Cryptocurrencies had another bad week — and it may get weirder.
Bitcoin led a decline in digital assets across the whole cryptocurrency spectrum, with the world’s largest token set for an eighth straight weekly loss in its longest such slump since August 2011.
Bitcoin fell 2.4 per cent on Friday to about $28,700 as of 5pm in New York, buffeted by both the macro headwinds of Federal Reserve monetary tightening and the crypto-specific fallout from this month’s implosion of the TerraUSD algorithmic stablecoin, which continues to weigh on digital assets — particularly those related to decentralised finance.
Altogether, the cryptocurrency market has lost some $500 billion in market value so far in May, a 29 per cent plunge.
For a second day, cryptocurrencies declined even as risks assets such as stocks rose, marking a break from their recent lockstep relationship — and a sign of shaky conviction that could portend a worrisome trend.
The market’s swoon “took a lot of confidence out of the asset class”, Matt Maley, chief market strategist at Miller Tabak, said.
“Therefore, as investors become a little more confident about the markets in general, they’re looking at other areas in which to buy on weakness. They don’t want to get burned again in the cryptos.”
Ether, the second-largest cryptocurrency, and other altcoins linked to popular DeFi projects, such as Avalanche and Solana, were among the biggest decliners, down between 4 per cent and 6 per cent on Friday.
And in the market for non-fungible tokens, even popular collections such as Bored Ape Yacht Club and CryptoPunks are coming under pressure, market data shows.
Meanwhile, short interest in the first US Bitcoin-futures backed exchange-traded fund is near the highest since the fund’s October 2021 inception, as investors step up bearish bets.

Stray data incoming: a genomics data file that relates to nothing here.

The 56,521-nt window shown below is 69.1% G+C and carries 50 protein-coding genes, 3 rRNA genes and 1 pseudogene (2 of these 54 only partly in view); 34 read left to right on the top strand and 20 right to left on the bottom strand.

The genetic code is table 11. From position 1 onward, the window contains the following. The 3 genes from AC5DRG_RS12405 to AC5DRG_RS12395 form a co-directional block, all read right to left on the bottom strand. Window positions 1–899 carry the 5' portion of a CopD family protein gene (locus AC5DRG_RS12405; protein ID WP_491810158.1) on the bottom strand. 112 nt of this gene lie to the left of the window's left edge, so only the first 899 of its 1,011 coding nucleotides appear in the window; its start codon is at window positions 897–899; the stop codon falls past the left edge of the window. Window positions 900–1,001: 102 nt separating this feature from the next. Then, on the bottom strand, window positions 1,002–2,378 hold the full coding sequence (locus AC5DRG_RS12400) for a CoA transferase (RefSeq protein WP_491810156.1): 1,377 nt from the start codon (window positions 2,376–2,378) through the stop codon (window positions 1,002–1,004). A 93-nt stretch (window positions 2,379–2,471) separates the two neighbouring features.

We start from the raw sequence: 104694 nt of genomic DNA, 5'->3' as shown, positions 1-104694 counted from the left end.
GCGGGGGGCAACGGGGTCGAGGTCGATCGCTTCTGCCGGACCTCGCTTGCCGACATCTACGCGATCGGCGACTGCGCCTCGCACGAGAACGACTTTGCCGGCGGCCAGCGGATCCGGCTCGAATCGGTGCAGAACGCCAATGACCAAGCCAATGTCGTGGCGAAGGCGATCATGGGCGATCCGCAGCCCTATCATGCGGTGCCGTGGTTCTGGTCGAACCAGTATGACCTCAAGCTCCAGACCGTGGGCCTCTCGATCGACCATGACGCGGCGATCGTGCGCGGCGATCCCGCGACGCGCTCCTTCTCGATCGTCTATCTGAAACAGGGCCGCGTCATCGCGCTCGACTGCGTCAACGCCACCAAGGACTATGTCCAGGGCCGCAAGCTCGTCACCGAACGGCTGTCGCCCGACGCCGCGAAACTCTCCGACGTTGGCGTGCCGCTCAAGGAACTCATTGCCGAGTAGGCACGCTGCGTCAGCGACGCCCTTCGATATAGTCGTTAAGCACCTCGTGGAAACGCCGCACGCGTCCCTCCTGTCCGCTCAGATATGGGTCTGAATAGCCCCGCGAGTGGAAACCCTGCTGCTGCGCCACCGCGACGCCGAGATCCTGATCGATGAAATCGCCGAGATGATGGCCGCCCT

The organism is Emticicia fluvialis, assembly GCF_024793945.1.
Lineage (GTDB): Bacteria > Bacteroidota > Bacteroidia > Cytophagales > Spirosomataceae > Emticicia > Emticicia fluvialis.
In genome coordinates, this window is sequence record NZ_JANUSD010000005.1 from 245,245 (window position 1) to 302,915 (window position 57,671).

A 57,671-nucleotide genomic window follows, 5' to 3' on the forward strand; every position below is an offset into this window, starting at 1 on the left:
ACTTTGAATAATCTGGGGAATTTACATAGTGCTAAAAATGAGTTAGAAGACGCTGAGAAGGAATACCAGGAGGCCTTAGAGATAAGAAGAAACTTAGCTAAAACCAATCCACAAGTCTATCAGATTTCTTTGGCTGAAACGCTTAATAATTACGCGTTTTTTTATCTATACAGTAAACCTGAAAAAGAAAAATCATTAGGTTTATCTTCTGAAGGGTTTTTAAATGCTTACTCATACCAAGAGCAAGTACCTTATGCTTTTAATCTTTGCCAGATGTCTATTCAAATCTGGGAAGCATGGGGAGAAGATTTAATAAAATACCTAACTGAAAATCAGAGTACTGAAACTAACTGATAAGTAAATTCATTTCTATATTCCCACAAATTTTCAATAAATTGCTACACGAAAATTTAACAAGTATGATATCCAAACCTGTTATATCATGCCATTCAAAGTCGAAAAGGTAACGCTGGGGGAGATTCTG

With the reverberations from Terra’s collapse hitting altcoins harder, Bitcoin now claims a larger share of the cryptosphere, accounting for 44 per cent of the total market’s value. That’s the most since October, just before the latest bull market peaked, based on data from CoinGecko.
But it’s not as if Bitcoin has been spared: It is now down almost 60 per cent from its all-time high in November, although it has generally traded in a range of $28,000 to $30,000 in the past couple of weeks.
The biggest cryptocurrency remains below its 20-, 50- and 200-day moving averages.
“With each moving average currently sloping lower, it’s the epitome of a downtrend,” Frank Cappelleri, a trading-desk strategist at Instinet, said.
There is no question that the strong correlation between cryptocurrencies and other risk assets has broken down recently.
As tech stocks in the US rally after weeks in the doldrums, digital assets have largely stayed in the sidelines, Fiona Cincotta, senior market analyst at City Index, said.
“This is far from the decoupling that the Bitcoin bulls were looking for,” Ms Cincotta said. “I doubt this will be the end of the Bitcoin-Nasdaq positive correlation. However, the concern is Bitcoin may only trace the Nasdaq when it falls.”
A move below $28,000 would be significant to continue the downtrend and test the year’s $25,425 low, Ms Cincotta said.
Beyond this, $20,000 is the next psychological level that comes into play. On the flipside, buyers will be looking for a move over $31,500 for a breakout to the upside and for any chance of a recovery in the price, she added.
If anything, the fact Bitcoin is trading sideways is already a good thing, Miller Tabak’s Mr Maley said.
“The longer it can stabilise, the higher the odds will be that it can regain some upside momentum. Confidence is such an important part of new assets like cryptocurrencies,” he said.
“Until investors regain more confidence in the cryptos, they will no longer be a good a risk-on/risk-off indicator.”
Investors looking for a respite over the long Memorial Day weekend in the US may be disappointed. Liquidity has been low and could tighten further, while leverage in the Bitcoin market is increasing, Sean Farrell, head of digital-asset strategy at the financial research company Fundstrat, wrote in a note on Thursday.
The macro outlook also remains unfavourable to risk assets as the Fed hikes interest rates and starts quantitative tightening, he said.
“Things could get weird,” Mr Farrell said about the upcoming holiday weekend. The combination of low liquidity, increasing leverage and tightening monetary conditions “could lead to large price swings, and potentially further volatility to the downside in the immediate term”.
Buying put protection on long-crypto positions and cutting exposure to more speculative altcoins are a couple of safeguards, Mr Farrell wrote.